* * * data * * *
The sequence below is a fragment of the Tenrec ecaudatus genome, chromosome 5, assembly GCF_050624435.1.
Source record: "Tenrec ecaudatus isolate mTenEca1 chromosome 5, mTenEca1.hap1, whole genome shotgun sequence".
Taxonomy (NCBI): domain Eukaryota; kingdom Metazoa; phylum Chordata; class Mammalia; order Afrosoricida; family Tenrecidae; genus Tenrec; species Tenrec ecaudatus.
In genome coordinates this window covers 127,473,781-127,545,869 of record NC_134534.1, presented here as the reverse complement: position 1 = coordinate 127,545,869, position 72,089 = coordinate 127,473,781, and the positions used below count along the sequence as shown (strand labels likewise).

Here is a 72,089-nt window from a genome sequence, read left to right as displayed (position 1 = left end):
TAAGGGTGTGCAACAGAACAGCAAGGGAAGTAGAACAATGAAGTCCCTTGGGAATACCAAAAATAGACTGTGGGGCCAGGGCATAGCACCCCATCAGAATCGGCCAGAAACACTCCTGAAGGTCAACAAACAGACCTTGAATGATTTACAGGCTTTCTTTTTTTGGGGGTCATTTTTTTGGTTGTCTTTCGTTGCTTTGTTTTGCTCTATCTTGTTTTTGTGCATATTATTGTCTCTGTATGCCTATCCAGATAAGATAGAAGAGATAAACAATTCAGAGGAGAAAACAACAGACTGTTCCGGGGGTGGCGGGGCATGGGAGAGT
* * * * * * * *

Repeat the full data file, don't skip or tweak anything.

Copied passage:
The sequence below is a fragment of the Tenrec ecaudatus genome, chromosome 5, assembly GCF_050624435.1.
Source record: "Tenrec ecaudatus isolate mTenEca1 chromosome 5, mTenEca1.hap1, whole genome shotgun sequence".
Taxonomy (NCBI): domain Eukaryota; kingdom Metazoa; phylum Chordata; class Mammalia; order Afrosoricida; family Tenrecidae; genus Tenrec; species Tenrec ecaudatus.
In genome coordinates this window covers 127,473,781-127,545,869 of record NC_134534.1, presented here as the reverse complement: position 1 = coordinate 127,545,869, position 72,089 = coordinate 127,473,781, and the positions used below count along the sequence as shown (strand labels likewise).

Here is a 72,089-nt window from a genome sequence, read left to right as displayed (position 1 = left end):
TAAGGGTGTGCAACAGAACAGCAAGGGAAGTAGAACAATGAAGTCCCTTGGGAATACCAAAAATAGACTGTGGGGCCAGGGCATAGCACCCCATCAGAATCGGCCAGAAACACTCCTGAAGGTCAACAAACAGACCTTGAATGATTTACAGGCTTTCTTTTTTTGGGGGTCATTTTTTTGGTTGTCTTTCGTTGCTTTGTTTTGCTCTATCTTGTTTTTGTGCATATTATTGTCTCTGTATGCCTATCCAGATAAGATAGAAGAGATAAACAATTCAGAGGAGAAAACAACAGACTGTTCCGGGGGTGGCGGGGCATGGGAGAGT